Certainly the smartest quarterback of all time, Manning at the pre-snap made quarterbacking an art as he sets-up, preps and dissects defenses like a doctor before a surgery. And while Manning has had talented wideouts like Marvin Harrison and Reggie Wayne, it can be argued that Peyton developed these players more than they did he. For example, Manning has had seven different receivers record at least 1,000 yard seasons. However, Reggie Wayne is the only member of this group to have had another 1,000 yard year with another quarterback.
Yet, with arguably the greatest résumé from a quarterback, Manning will be seen by some as below Brady when ranking the greatest quarterbacks, primarily due to Brady’s four Super Bowl wins to Manning’s one. However, like I repeatedly contend, an individual player in a team sport should not have championships be the deciding factor between two players.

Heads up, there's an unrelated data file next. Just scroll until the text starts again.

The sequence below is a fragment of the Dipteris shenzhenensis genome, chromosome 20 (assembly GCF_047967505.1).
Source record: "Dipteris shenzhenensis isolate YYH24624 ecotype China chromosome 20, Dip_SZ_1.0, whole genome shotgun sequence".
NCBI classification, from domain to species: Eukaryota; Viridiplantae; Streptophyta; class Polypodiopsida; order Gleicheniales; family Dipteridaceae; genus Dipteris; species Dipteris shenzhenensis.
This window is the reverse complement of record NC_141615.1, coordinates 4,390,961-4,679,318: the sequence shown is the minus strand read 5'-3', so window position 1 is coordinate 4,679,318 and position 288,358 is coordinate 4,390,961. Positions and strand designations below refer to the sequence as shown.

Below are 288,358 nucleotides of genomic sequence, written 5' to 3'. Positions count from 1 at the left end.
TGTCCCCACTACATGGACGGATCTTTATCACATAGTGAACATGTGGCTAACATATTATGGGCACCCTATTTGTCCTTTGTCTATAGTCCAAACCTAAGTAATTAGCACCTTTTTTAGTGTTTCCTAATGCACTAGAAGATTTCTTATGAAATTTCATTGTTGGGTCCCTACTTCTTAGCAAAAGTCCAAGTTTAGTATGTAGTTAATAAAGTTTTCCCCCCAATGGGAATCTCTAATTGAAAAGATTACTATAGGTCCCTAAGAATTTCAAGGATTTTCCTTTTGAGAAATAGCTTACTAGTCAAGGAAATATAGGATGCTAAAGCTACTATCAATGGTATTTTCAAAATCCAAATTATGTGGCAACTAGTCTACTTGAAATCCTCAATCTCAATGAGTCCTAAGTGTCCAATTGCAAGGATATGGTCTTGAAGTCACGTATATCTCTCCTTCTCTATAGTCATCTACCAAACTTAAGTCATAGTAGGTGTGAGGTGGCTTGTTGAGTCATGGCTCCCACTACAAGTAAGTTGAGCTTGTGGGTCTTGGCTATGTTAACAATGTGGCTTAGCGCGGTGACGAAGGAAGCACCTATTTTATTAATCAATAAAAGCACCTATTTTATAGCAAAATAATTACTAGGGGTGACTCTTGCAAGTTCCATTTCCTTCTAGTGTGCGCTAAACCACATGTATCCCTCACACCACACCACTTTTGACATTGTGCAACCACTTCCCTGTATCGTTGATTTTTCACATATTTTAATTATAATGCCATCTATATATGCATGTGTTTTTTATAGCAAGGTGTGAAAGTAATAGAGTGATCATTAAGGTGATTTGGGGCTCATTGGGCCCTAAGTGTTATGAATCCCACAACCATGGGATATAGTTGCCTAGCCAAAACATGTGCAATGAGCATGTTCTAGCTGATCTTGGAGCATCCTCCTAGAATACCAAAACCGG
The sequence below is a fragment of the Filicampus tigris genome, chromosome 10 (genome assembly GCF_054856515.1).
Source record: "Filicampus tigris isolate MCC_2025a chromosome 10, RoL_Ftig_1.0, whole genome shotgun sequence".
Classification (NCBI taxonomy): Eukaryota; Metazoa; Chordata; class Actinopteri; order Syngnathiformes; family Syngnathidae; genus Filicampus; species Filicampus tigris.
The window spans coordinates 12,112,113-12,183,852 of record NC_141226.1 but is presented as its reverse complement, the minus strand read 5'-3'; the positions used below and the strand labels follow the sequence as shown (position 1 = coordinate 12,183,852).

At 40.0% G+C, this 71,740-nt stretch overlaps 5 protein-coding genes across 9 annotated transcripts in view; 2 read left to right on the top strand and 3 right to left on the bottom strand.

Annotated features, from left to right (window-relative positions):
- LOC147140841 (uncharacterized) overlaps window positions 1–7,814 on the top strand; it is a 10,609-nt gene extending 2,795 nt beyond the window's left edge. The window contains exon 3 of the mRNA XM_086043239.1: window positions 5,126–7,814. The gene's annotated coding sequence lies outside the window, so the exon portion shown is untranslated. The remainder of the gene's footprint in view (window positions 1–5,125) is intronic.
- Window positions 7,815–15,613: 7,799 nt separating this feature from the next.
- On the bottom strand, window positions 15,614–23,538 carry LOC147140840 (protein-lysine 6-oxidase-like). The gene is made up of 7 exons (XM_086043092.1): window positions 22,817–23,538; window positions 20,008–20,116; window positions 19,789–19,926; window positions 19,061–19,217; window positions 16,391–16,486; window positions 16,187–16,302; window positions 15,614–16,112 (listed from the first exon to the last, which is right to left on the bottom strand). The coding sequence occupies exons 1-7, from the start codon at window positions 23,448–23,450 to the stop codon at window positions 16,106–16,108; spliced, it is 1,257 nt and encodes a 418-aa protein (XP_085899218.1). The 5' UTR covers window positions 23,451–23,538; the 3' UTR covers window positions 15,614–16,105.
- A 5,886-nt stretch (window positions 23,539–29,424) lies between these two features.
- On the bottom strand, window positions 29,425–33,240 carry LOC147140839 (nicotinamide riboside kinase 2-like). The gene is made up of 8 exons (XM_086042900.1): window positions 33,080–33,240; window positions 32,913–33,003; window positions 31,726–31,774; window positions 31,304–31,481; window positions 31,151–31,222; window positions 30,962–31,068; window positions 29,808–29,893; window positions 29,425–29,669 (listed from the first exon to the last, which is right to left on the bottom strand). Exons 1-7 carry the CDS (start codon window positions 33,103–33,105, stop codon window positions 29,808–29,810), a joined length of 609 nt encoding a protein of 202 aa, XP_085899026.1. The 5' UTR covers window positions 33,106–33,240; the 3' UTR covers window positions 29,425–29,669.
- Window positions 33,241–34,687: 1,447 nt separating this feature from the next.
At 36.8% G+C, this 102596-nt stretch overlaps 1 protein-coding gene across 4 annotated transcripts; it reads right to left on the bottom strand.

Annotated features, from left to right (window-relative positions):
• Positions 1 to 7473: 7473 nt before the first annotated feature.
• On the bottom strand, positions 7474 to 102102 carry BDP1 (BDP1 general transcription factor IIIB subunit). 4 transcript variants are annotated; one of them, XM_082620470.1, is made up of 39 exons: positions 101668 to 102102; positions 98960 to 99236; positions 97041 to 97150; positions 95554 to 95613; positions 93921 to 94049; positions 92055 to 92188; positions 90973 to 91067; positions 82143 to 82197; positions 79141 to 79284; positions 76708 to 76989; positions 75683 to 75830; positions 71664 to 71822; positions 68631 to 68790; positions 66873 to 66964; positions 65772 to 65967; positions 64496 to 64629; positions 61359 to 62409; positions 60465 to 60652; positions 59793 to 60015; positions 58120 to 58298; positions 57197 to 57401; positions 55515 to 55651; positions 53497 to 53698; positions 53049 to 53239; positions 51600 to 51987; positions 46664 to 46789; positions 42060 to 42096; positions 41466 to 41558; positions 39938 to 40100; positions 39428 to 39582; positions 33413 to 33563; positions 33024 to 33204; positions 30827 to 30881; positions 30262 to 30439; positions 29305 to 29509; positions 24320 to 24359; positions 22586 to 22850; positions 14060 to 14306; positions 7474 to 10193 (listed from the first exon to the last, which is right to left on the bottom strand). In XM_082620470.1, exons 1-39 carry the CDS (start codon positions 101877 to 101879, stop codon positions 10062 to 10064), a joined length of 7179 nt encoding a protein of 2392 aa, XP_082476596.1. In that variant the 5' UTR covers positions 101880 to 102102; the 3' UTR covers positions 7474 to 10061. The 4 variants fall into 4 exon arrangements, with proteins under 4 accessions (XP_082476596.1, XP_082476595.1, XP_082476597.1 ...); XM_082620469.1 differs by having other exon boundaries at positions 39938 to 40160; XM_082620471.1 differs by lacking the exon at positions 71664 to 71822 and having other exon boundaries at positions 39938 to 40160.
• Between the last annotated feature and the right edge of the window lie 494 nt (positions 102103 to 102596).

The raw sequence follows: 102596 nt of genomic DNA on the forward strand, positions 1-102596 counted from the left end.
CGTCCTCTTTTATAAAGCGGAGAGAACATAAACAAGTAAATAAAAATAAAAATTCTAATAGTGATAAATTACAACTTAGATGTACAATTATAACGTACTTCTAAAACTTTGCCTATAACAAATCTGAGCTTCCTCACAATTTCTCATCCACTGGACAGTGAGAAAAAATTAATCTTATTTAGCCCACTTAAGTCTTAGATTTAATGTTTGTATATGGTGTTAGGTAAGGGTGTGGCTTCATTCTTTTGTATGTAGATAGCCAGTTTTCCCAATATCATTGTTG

In every era, in every team sport, I prefer the player who I simply believe was better, not whose team was greater, allowing that athlete to win more championships. I will always take Chamberlain over Russell. I will take LeBron over Bryant and Duncan. I will take Willie Mays over Mickey Mantle. I will take Barry Sanders over Emmitt Smith.
With all due respect to Mr. Brady, who has been skilled enough to win four Super Bowls, outside of his outstanding performance against the Seahawks last season, early in his career, Brady was simply a part in some legendary teams which did not need any strong quarterback play from 2001-2004.